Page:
April 8, 2012

Cracking the Shell: An Easter Yoga Practice.

Easter Day can be just as opportune a time to enjoy yoga’s cleansing, detoxifying benefits.

I can think of many yogis who celebrate New Year’s Day with a special practice intended to jump start a new year of healthier, more productive living.

But Easter would work just as well.

Think about it.

You’ve probably broken those pesky New Year’s resolutions already (and if not, you’re a better person than I). On Easter Day, resolutions are not echoing through our heads like a broken record:

>I will make it to the gym everyday.

>I will remember to pick up my dirty socks.

>I will not swear at the cat. And on and on.

For those who practice Christianity, Easter represents salvation, love and triumph through the death and resurrection of Jesus Christ. We have already been saved. And we don’t even need to go to Cardio Kickboxing.

Besides, we’ve already made it through forty days of Lent.

Certain types of Asana and pranayama are great ways to experience the spirit of the season—redemption, faith and hope—on an emotional level.

Those who celebrate Easter as a more secular holiday can connect with the breath and the movement of the body, tracing the festival of the vernal equinox—and its celebrations of rebirth and fertility—to generations past.

Want to enjoy an Easter Yoga practice? Here are a a few suggestions:

1.) Take your asana outside (if you live in a climate where it is warm enough to do so). Fertility and rebirth are important parts of Easter. Touch, smell, taste, hear, see the world around you as if comes back to life. Search out the crocuses, rearing their little yellow heads after a long winter’s nap. Tune in to the warbles of robins. Notice the re-emergence of leaves on trees. Feel the breeze against your skin. Dig your toes into the grass. Maybe you’ll find you have an earthworm for a toe ring.

2.) Start out in Child’s Pose with your arms at your sides, palms up, head turned to one side. (You kind of look like an egg here—and that’s seriously the point!)

The egg is a symbol rich in tradition. Historically, Christians decorated Easter eggs to represent Christ’s tomb. The shells of the eggs represented the confines of the Christ’s tomb.

Think about which parts of yourself you hope to crack, perhaps to resurrect, while in Child’s Pose. Which false beliefs or ideas can you ‘crack’ to resurrect part of yourself?

The egg also represents the possibility of new life, of resurrection, perhaps in its myriad forms.

Take a few minutes to connect to your breath here. The breath has often been referenced in scripture. It has been referred to as pneuma, breath, spirit, soul.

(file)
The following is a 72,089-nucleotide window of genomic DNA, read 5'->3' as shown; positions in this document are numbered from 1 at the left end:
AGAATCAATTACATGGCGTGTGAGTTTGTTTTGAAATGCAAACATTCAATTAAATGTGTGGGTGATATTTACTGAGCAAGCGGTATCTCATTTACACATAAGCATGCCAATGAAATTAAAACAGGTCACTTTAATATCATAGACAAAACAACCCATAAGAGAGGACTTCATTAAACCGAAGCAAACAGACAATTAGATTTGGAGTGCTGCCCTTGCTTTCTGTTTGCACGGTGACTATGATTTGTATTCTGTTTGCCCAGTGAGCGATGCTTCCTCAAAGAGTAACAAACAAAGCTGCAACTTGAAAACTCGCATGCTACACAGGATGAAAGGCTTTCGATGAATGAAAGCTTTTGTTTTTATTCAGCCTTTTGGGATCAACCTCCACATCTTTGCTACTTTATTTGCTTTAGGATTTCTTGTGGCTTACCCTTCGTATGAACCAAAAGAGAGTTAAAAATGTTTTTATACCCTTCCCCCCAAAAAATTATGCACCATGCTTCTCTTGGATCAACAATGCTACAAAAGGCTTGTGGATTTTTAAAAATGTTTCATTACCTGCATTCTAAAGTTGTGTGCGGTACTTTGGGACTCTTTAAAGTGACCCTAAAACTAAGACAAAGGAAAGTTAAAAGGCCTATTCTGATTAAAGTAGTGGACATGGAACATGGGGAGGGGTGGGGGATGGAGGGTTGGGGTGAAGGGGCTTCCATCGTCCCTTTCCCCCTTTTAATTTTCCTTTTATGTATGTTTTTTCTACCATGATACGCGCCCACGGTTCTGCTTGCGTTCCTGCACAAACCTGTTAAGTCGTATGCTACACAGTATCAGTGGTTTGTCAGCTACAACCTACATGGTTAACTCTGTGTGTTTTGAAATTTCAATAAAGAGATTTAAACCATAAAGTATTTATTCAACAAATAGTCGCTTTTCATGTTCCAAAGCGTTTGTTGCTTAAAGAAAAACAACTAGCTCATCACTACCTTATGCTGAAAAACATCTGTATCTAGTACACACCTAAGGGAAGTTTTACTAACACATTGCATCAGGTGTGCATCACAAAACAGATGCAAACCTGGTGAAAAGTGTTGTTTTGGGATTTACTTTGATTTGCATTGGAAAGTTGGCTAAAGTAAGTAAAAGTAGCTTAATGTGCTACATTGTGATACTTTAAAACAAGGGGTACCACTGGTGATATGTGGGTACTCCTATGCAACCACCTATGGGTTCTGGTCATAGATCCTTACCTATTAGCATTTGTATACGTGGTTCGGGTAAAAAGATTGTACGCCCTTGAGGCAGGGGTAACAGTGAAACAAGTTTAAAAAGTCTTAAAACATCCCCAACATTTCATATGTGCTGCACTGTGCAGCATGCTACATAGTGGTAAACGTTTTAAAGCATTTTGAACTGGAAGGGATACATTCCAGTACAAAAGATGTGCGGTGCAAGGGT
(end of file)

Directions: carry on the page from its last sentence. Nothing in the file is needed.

3.) Do three rounds of Sun Salutations. Can you imagine living in ancient times without electricity and cars and Hulu and Netflix on demand for entertainment during cold, blustery winter nights? What a relief it must have been to experience the return of the sun, as the days became warmer and longer, the fields began once again to produce!

If you practice Christianity, dedicate this round of Surya Namaskar to the death and resurrection of Jesus. If you celebrate Easter as a secular festival, visualize the march of the seasons. Downward Dog represents winter, lying in wait, but far from dormant. Upward Dog stands for spring, stretching and emerging on a cellular level. Urdhva Hastasana represents summer. Forward Fold represents fall.

4.) Try some backbends and hip openers. Nothing clears away the potential for resurrection, hope and joy than a heavy heart and tight hips. We store anger in our hips and sadness in our hearts.

Some suggestions: Combat some cobwebs with Virabhadrasana I (with Prayer Twist), Utkatasana (with Prayer Twist) and Pigeon (with Prayer Twist). Garudasana pose can be a powerful shoulder-opener, particularly useful for those who feel as if they may always be balancing on one leg for others, and, as a result, may end up feeling a bit off-balance.

Finally, stand in Tadasana, clasp the hands behind the back and, if possible, fold forward. Allow gravity to open the shoulders.

Pretend that your heart center is encased in an eggshell. Allow light and breath into this place, a storehouse of negative emotions—like sadness, tightness and fear—for so many of us. Feel this shell as it slowly cracking away from this tomb-of-sorts dissolving into tiny pieces.

Visualize a stream of water flowing from the back of the heart. Allow these pieces to flow onto the ground. Trust that the ground will absorb anything we are willing to release.

5.) Practice your usual inversion (whether Viparita Karani, Shoulder Stand, Headstand or Handstand). Settle in with the breath for a few moments. As your feet leave the ground, picture your body rising from some circumstance you may find particularly trying, like a plant in the springtime. Maybe your soil is soft and supportive at this time in your journey. Maybe it is more like a concrete sidewalk slab somewhere in New York City, trampled frequently by passerby. Nevertheless, one must persist. As Pattabhi Jois once said, “Practice and all is coming.”

6.) Give yourself an extra long Savasana
Corpse pose is very difficult for a great many people. According to Christians, Christ was crucified on Good Friday. The range of emotions associated with this day can be profound and painful. Allow yourself to experience whatever emotions may arise. Come out of this pose slowly.

Hopefully, you will not find Easter eggs hidden in your pockets.

Happy Easter!


Editor: Kate Bartolotta

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